"The Roast Beef of Old England," an English patriotic ballad,
was written by Henry Fielding for his play The Grub-Street Opera, first performed in 1731.
When mighty Roast Beef was the Englishman's food,
It ennobled our brains and enriched our blood.
Our soldiers were brave, and our courtiers were good
Oh! The Roast Beef of old England,
And old English Roast Beef!
To celebrate the 21st Birthday of Florin Utrecht (opened 11 December 1997) - a place where value for money, quality product and service, atmosphere and British quirkiness are key - we are introducing a new initiative which includes a first in Utrecht and maybe even the Netherlands...............?
FLORIN BRITISH SUNDAYS is a once a month event where the main focus is getting together with friends or family to enjoy some great British food and drinks not readily available anywhere else in Utrecht - in Utrecht's only authentic English pub!
We are introducing for the first time in Utrecht/NL the Florin Yorkshire Pudding Sunday Roast Wrap - a 25cm wide Yorkshire Pudding filled with our special BISTO beef and port & rosemary gravy, tender roast beef, horseradish sauce and mixed vegetables, served with potatoes seasoned with rosemary, garlic and rock salt!
A traditional Sunday Roast but with as ever a unique Florin twist!
Also available will be our version of a classic English Shepherd's pie and of course quality English cod fish and chips!
It will also be possible to order smaller portions for children on request.
All these special meals are PREPARED AND COOKED IN HOUSE to achieve maximum taste and freshness!
Coupled together with up to 30 EXCLUSIVE ENGLISH ALES AND CIDERS ONLY AVAILABLE ON THE DAY ITSELF to make this a very British day out indeed!
Ultimately we will be expanding the day with extra typical English meals and desserts, tea and scones, High Tea, drinks and entertainment - but you have to start somewhere!
November 21st 2021
HOW DO I RESERVE?
Send an email to firstname.lastname@example.org no later than 3 days in advance of the scheduled date and you'll receive a confirmation back.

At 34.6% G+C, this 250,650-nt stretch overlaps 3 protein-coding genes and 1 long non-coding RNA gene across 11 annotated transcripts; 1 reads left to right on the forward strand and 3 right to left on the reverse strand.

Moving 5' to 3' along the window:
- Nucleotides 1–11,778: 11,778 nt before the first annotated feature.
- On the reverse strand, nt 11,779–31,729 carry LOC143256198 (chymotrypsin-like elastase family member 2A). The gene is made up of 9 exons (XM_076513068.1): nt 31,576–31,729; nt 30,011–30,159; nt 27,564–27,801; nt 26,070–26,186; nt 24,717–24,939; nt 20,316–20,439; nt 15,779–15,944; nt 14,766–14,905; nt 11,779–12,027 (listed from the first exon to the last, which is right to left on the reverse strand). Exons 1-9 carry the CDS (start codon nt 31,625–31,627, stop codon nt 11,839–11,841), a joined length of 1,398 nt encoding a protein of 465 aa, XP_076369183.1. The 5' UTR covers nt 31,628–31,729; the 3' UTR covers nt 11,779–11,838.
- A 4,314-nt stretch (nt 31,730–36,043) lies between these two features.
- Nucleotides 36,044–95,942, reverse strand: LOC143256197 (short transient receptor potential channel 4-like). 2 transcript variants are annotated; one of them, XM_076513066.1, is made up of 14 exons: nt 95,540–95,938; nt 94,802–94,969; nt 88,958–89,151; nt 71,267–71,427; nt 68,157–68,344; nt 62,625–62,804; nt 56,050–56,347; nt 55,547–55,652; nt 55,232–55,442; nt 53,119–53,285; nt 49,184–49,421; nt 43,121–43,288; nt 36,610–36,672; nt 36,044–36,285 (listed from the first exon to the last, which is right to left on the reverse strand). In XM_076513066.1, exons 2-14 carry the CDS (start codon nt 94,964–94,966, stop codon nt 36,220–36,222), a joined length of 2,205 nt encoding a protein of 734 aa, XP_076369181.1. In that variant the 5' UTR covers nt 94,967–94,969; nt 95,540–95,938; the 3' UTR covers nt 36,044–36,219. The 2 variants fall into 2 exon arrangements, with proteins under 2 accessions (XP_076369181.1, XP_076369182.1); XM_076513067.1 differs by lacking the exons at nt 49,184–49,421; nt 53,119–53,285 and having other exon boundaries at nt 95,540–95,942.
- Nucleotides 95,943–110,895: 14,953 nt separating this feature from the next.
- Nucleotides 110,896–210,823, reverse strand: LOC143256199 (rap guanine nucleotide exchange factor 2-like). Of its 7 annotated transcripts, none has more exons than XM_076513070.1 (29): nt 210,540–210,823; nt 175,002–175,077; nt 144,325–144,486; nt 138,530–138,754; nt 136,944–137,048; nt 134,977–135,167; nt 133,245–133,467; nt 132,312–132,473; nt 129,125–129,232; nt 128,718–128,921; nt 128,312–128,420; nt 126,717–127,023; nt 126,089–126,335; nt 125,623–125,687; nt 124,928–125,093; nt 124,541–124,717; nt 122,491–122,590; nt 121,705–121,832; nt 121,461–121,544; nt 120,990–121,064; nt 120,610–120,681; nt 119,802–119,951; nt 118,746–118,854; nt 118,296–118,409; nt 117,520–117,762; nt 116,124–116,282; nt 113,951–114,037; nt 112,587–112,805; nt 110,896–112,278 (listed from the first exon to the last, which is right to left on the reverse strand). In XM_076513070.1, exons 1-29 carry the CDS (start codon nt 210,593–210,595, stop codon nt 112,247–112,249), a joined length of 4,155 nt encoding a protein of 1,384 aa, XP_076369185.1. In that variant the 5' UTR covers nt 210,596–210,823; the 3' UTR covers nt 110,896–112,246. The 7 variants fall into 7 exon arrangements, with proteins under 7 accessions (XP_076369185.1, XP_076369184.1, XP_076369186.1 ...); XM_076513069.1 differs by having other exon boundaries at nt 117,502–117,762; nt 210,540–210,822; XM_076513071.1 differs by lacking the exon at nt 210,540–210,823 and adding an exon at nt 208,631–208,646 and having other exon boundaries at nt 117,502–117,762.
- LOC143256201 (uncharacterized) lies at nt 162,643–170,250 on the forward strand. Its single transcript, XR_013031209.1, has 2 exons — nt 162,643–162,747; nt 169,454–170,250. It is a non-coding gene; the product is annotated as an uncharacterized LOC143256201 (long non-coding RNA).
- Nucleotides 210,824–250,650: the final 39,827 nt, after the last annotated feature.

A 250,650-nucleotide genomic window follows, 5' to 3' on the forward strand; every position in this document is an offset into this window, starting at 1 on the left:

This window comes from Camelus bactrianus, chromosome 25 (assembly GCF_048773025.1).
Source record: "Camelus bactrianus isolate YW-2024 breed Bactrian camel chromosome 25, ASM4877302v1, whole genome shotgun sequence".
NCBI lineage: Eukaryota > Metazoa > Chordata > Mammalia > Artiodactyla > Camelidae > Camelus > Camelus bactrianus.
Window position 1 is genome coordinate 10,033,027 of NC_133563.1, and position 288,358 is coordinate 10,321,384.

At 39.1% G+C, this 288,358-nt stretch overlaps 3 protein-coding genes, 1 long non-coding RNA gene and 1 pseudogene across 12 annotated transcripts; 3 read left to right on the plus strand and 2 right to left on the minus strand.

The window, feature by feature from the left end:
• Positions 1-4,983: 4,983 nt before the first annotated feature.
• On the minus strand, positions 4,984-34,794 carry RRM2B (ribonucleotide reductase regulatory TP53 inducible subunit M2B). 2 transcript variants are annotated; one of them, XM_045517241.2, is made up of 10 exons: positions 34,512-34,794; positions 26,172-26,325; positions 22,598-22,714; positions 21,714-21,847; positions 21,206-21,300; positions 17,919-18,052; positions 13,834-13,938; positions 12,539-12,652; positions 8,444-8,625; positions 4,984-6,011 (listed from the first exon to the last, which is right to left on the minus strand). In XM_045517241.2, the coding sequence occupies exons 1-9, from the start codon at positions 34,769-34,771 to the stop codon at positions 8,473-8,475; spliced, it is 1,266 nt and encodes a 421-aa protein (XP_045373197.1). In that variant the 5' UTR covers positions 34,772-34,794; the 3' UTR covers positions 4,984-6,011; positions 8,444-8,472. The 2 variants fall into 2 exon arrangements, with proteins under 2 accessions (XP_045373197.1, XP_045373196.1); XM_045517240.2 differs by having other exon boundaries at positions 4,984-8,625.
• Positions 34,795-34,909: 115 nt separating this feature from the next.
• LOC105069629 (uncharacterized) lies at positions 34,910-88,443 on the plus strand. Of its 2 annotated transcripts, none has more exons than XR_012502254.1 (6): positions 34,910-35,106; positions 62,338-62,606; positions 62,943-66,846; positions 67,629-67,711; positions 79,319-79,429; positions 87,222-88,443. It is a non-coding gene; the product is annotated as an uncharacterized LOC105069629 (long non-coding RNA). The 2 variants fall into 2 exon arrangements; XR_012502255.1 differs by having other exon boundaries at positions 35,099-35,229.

Places are restricted and due to the nature of the preparation, it is not possible to reserve on the day itself or just walk in and order.
WHY DO THE BRITS LOVE A SUNDAY ROAST ANYWAY?
The British love of beef, and particularly for lunch on a Sunday, is nothing new, as it is such a part of the national identity, that even the French call us "rosbifs" (roast beef). The Sunday Roast came to prominence during the reign of King Henry VII in 1485 and the Yeoman of the Guard–the royal bodyguard–have affectionately been known as "beefeaters" since the 15th century because of their love of eating roast beef.
Startlingly, contrary to modern thinking about meat eating, in 1871, William Kitchener, author of Apicius Redivivus or The Cook's Oracle, recommended eating 3 kg (6lb) of meat each week as part of a healthy diet (he also recommended 2 kilos of bread and a pint of beer every day). Today in the UK, we eat approximately 1.5 kg of meat each week–only 200g of which is beef–and some think even that is too much.
Kitchener also describes in the book how to roast "the noble sirloin of about fifteen pounds:" before the fire for four hours for Sunday lunch. This method of hanging the meat on a spit, or in the 19th century, suspended from a bottle-jack and indeed that size of a joint, demanded a sizable fireplace to feed a large household, not only on Sunday, but as cold cuts, stews and pies throughout the week.
The less well-off did not have the luxury of a large fireplace or the money for much meat, so the smaller weekly roast would be dropped off en-route to church at the baker's and cooked in the cooling bread ovens–bread was not baked on a Sunday.
With access for all to cook meat on a Sunday, the tradition of the British Sunday lunch began and still continues today.
The ubiquitous partner to the roast was and still is a Yorkshire Pudding. The pud was not served alongside the meat as often seen today. Instead, it was a starter dish served with lots of gravy.
By eating it first, it was that hoped everyone would be too full and eat less meat on the main course (which of course was very expensive).
Though meat is no longer roasted in front of the fire, and today is baked in the modern oven, we still cling onto the term "Sunday roast." On Sundays throughout the UK, pubs and restaurants are packed full for the roast dinner–some even serve the meal on other days of the week, such is its popularity.
But for many, cooking and serving Sunday lunch at home is the very heart of British food and cooking. It is the time for families or friends to get together and share great food.